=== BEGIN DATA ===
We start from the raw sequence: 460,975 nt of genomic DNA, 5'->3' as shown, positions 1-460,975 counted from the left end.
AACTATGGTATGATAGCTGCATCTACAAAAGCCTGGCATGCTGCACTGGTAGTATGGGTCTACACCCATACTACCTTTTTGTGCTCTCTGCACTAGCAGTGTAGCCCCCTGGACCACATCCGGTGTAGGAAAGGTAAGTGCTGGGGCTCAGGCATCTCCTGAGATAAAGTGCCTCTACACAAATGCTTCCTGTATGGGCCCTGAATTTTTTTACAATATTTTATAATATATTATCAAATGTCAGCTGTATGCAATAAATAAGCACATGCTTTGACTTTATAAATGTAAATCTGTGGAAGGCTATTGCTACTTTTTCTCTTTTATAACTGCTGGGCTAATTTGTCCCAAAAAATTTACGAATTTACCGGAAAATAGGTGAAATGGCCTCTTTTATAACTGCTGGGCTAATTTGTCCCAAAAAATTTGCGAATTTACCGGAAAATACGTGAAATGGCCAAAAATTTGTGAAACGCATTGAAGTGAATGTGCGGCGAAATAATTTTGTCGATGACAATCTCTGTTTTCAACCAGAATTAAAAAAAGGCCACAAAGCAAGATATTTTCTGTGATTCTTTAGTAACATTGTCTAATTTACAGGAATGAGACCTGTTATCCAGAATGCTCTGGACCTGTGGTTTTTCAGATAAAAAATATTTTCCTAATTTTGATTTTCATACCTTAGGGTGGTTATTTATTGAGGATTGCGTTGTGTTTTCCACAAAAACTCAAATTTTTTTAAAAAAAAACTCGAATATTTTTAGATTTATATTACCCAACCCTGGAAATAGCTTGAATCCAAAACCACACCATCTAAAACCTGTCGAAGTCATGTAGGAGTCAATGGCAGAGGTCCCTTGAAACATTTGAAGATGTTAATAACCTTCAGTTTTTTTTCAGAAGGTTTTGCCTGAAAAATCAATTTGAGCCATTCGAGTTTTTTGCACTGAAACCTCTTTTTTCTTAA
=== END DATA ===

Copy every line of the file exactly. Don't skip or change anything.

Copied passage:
We start from the raw sequence: 460,975 nt of genomic DNA, 5'->3' as shown, positions 1-460,975 counted from the left end.
AACTATGGTATGATAGCTGCATCTACAAAAGCCTGGCATGCTGCACTGGTAGTATGGGTCTACACCCATACTACCTTTTTGTGCTCTCTGCACTAGCAGTGTAGCCCCCTGGACCACATCCGGTGTAGGAAAGGTAAGTGCTGGGGCTCAGGCATCTCCTGAGATAAAGTGCCTCTACACAAATGCTTCCTGTATGGGCCCTGAATTTTTTTACAATATTTTATAATATATTATCAAATGTCAGCTGTATGCAATAAATAAGCACATGCTTTGACTTTATAAATGTAAATCTGTGGAAGGCTATTGCTACTTTTTCTCTTTTATAACTGCTGGGCTAATTTGTCCCAAAAAATTTACGAATTTACCGGAAAATAGGTGAAATGGCCTCTTTTATAACTGCTGGGCTAATTTGTCCCAAAAAATTTGCGAATTTACCGGAAAATACGTGAAATGGCCAAAAATTTGTGAAACGCATTGAAGTGAATGTGCGGCGAAATAATTTTGTCGATGACAATCTCTGTTTTCAACCAGAATTAAAAAAAGGCCACAAAGCAAGATATTTTCTGTGATTCTTTAGTAACATTGTCTAATTTACAGGAATGAGACCTGTTATCCAGAATGCTCTGGACCTGTGGTTTTTCAGATAAAAAATATTTTCCTAATTTTGATTTTCATACCTTAGGGTGGTTATTTATTGAGGATTGCGTTGTGTTTTCCACAAAAACTCAAATTTTTTTAAAAAAAAACTCGAATATTTTTAGATTTATATTACCCAACCCTGGAAATAGCTTGAATCCAAAACCACACCATCTAAAACCTGTCGAAGTCATGTAGGAGTCAATGGCAGAGGTCCCTTGAAACATTTGAAGATGTTAATAACCTTCAGTTTTTTTTCAGAAGGTTTTGCCTGAAAAATCAATTTGAGCCATTCGAGTTTTTTGCACTGAAACCTCTTTTTTCTTAA